Over the course of the 22 day Israeli assault on the Gaza Strip, a total of 1,434 Palestinians were killed. Of these, 235 were combatants. The vast majority of the dead, however, were civilians and non-combatants: protected persons according to the principles of IHL. PCHR investigations confirm that, in total, 960 civilians lost their lives, including 288 children and 121 women. 239 police officers were also killed; the majority (235) in air strikes carried out on the first day of the attacks. The Ministry of Health have also confirmed that a total of 5,303 Palestinians were injured in the assault, including 1,606 children and 828 women.The center also released a list of names of the victims, in Arabic and English (pdf).
As Many Killed in 22 Days as in 22 Years of Israeli Casualties
The numbers confirm what I pointed out during the war, a week before it was halted: that the Israeli offensive managed to kill as many Palestinians in those 22 days as the entire death toll of Israelis in the two Palestinian uprisings in Gaza, the West Bank and Israel proper over 20 years, going back to 1987.
No wonder Palestinians are calling for an investigation. "The excessively disproportionate civilian death toll, and Israel’s conduct of hostilities, including," the center writes, "indiscriminate attacks, willful killing, the extensive destruction of property, target selection, the lack of precautions taken in attack, the excessive use of force, and the use of weapons such as white phosphorous in civilian areas – demand effective judicial redress."
Calls for an Investigation
But Palestinians aren't alone. On Feb. 1, Haaretz, the Israeli daily, in an editorial entitled "Investigate Now," used almost identical language:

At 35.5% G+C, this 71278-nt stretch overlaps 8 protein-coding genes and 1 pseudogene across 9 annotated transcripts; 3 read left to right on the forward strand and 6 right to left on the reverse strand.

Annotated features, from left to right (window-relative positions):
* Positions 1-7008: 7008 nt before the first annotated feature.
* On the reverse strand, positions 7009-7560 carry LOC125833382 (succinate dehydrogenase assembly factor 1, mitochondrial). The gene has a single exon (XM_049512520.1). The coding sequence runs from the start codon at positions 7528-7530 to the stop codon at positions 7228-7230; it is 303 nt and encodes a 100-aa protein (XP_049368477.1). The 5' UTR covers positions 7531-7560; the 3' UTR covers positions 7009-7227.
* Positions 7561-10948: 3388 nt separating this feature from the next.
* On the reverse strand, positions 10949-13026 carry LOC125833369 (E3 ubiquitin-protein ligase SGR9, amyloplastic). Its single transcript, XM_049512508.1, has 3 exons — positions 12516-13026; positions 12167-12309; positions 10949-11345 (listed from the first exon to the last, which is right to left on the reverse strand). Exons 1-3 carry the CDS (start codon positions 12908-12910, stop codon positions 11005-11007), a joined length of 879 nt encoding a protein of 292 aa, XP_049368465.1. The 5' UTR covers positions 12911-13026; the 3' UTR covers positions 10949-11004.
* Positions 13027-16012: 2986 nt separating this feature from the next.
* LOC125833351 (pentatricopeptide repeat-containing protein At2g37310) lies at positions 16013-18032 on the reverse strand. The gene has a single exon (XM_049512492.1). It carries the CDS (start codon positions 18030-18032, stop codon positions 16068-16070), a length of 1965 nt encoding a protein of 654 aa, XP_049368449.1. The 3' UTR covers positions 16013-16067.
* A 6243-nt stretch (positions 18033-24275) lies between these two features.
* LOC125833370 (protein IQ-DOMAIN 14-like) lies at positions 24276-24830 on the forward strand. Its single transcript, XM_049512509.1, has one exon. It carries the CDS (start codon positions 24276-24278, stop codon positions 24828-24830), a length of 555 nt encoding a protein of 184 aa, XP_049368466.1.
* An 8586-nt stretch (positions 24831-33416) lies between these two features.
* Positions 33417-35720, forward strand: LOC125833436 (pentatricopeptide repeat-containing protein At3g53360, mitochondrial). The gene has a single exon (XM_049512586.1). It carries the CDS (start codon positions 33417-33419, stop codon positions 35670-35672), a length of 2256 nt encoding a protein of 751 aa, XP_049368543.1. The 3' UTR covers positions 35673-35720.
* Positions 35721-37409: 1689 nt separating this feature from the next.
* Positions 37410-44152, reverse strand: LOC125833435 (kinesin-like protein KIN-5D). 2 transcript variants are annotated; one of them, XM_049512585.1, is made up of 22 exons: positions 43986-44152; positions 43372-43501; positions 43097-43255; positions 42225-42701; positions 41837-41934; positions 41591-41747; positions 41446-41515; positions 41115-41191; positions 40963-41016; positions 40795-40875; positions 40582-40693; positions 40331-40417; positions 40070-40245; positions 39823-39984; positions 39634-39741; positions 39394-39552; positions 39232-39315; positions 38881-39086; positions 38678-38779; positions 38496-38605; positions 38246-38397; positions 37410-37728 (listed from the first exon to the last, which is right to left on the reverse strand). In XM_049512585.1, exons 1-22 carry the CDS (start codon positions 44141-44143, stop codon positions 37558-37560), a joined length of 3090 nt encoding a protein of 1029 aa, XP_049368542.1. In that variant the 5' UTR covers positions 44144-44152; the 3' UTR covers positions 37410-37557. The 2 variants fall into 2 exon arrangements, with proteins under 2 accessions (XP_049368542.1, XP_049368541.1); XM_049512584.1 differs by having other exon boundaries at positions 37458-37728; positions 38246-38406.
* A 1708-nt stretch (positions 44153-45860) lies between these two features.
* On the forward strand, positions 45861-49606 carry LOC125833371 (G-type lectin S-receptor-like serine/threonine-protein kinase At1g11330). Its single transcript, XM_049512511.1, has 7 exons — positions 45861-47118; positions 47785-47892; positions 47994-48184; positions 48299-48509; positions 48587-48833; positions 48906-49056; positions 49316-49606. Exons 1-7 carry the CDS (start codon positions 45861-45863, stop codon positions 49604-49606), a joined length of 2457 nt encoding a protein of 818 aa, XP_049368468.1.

The questions are plentiful and troubling: the mass killing of civilians, among them 300 children and 100 women; the shooting at medical crews; the use of illegal munitions against a civilian population, including white phosphorus shells; the prevention of the evacuation of wounded; bombing and shelling of schools, hospitals, supply convoys and a UN facility. These questions cannot remain unanswered. The suspicion that Israel committed war crimes in Gaza is liable to cause it great damage. This is precisely the moment at which Israel needs to preempt the others and investigate itself.And on Monday, 16 of the world's most experienced investigators, judges, human rights advocates and experts, called for an international investigation into alleged abuses of international law in an open letter to the United Nations Secretary General and the UN Security Council.
"Without setting the record straight in a credible and impartial manner, it will be difficult for those communities that have borne the heavy cost of violence to move beyond the terrible aftermath of conflict and help build a better peace," the signatories wrote. They continued,
A prompt, independent and impartial investigation would provide a public record of gross violations of international humanitarian law committed and provide recommendations on how those responsible for crimes should be held to account. We have seen at first hand the importance of investigating the truth and delivering justice for the victims of conflict and believe it is a precondition to move forward and achieve peace in the Middle East.Among the signatories: Desmond Tutu, the Nobel prize winner and chairman of South Africa's Truth and Reconciliation Commission (1995-1998), and Justice Richard J. Goldstone (South Africa) , chairman of the South Africa Standing Commission of Inquiry Regarding Public Violence and Intimidation (1991-1994), chief prosecutor of the UN International Criminal Tribunals for the former Yugoslavia and for Rwanda (1994-1996), Judge of the Constitutional Court of South Africa (1996-2003) and chairman of the UN Independent Inquiry Commission on Kosovo (1999).
Israel's Official Rebuff
Israel's response: "Only an NGO like Amnesty International that has no political responsibility has allowed itself to make such allegations based on very partial inquiries and to launch a call to the UN on the basis of partial testimonies and newspaper clippings is totally irresponsible." Those are the words of Yigal Palmor, a foreign ministry spokesman.
In other words, discredit the messenger in a tortured non-sequitur, without, of course, paying attention to the credit and stature of the 16 individuals signing the letter, and hope the stratagem decoy enough those aggravating voices of accountability.